5. #95
    @.~*virinaĉo*~.@ Totenkindly's Avatar
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    Quote Originally Posted by lowtech redneck View Post
    I'm talking about the adverse selection problem...
    Yes, I agree on the general principle of it. They need to get a lot of younger, healthier people to apply, but a web site with many issues and/or not designed to properly interact with that demographic is going to limit enrollment, and the system has to be able to maintain inflow of healthy insurance purchasers or it's going to run into the ground.
    "Hey Capa -- We're only stardust." ~ "Sunshine"

    “Pleasure to me is wonder—the unexplored, the unexpected, the thing that is hidden and the changeless thing that lurks behind superficial mutability. To trace the remote in the immediate; the eternal in the ephemeral; the past in the present; the infinite in the finite; these are to me the springs of delight and beauty.” ~ H.P. Lovecraft

  6. #96
    Don't pet me. JAVO's Avatar
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    Powerful the Dark Side is.

  7. #97
    Seriously Delirious Udog's Avatar
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    Quote Originally Posted by lowtech redneck View Post
    "Time to panic? No. But it’s time to prepare to panic. It sounds like the earliest anyone is projecting fixes is sometime in the middle of November. That’s the time when it absolutely has to work -- and if it doesn’t, we should panic. Maybe not “Get in the shelter, Homer!” panic, but I’d definitely think about rebalancing the 401(k) and maybe voting in some politicians who will treat this with the gravity it deserves, rather than giving Rose Garden speeches saying that everything’s basically A-OK if you don’t look at the parts that don’t work! Because make no mistake: If this piece doesn’t work, then most of the Patient Protection and Affordable Care Act doesn’t work.
    Yeah, if it's not working by the end of November we have issues. So, that's a 2 week window between earliest projection to "this is becoming a serious issue" date. Which gives them 4-8 weeks (overall) to fix a program that has several times more lines of code than Windows operating systems. (Although to be fair, that 500 million lines of code number was probably a bloated BS number that some slacker programmer / program manager used to look good to a clueless upper management. See that crap all the time in government contracting.)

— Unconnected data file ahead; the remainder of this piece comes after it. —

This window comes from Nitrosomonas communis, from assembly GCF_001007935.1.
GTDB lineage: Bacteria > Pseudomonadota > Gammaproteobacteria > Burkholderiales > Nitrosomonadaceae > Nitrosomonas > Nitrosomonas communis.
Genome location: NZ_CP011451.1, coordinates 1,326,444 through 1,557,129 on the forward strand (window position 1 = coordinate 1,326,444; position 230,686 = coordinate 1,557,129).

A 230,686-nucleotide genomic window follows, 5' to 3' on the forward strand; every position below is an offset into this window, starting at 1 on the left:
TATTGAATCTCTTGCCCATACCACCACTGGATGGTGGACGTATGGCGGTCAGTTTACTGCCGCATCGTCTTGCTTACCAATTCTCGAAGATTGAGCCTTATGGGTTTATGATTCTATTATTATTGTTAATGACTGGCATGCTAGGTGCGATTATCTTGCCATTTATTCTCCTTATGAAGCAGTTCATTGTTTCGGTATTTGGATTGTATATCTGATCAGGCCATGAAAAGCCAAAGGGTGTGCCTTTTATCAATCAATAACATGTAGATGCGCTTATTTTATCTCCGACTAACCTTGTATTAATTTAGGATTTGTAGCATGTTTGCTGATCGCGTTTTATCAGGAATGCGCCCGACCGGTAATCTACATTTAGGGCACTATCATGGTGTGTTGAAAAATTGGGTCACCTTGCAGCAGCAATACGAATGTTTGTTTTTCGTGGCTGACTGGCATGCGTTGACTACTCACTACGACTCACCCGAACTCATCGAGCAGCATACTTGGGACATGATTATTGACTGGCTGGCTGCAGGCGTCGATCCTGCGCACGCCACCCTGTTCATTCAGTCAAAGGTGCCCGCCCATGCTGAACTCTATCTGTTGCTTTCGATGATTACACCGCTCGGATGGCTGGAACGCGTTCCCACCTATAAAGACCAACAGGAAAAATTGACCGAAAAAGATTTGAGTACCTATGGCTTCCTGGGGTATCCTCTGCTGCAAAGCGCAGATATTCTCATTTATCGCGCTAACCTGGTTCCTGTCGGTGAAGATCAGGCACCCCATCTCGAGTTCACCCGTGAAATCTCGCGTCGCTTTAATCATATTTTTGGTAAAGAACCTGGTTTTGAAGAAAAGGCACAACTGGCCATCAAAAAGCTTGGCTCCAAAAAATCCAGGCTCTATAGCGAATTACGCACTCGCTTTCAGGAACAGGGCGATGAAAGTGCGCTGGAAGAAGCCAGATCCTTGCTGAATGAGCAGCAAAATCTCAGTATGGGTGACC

Still... they are going to have to be very smart to get something functional by the 1st. It's high profile enough that it might happen, but it's definitely not the standard for govt work.

    Am I exaggerating? I know it sounds apocalyptic, but really, I’m not. As Yuval Levin has pointed out, what we’re experiencing now is the worst-case scenario for the insurance markets: It is not impossible to buy insurance, but merely very difficult. If it were impossible, then we could all just agree to move to Plan B. And if it were as easy as everyone expected, well, we’d see if the whole thing worked. But what we have now is a situation where only the extremely persistent can successfully complete an application. And who is likely to be extremely persistent?

    [...]
    But if those are the only people who sign up, insurers will lose a bunch of money on these policies. And then next year, they’ll ask for a lot more money.
    Okay, I'm with ya now on the whole "death spiral" part of it. It being "very difficult" to sign up, in particular, is definitely bad news, and is actually a bit worse than I realized. Because of my biases, I'll at least wait until the end of the month to see where things stand, though. I know the bill has issues, but I truly want it to be good enough that it can lead to meaningful improvements in our broken health care system. I'm really hoping a stupid website doesn't determine the fate of this thing.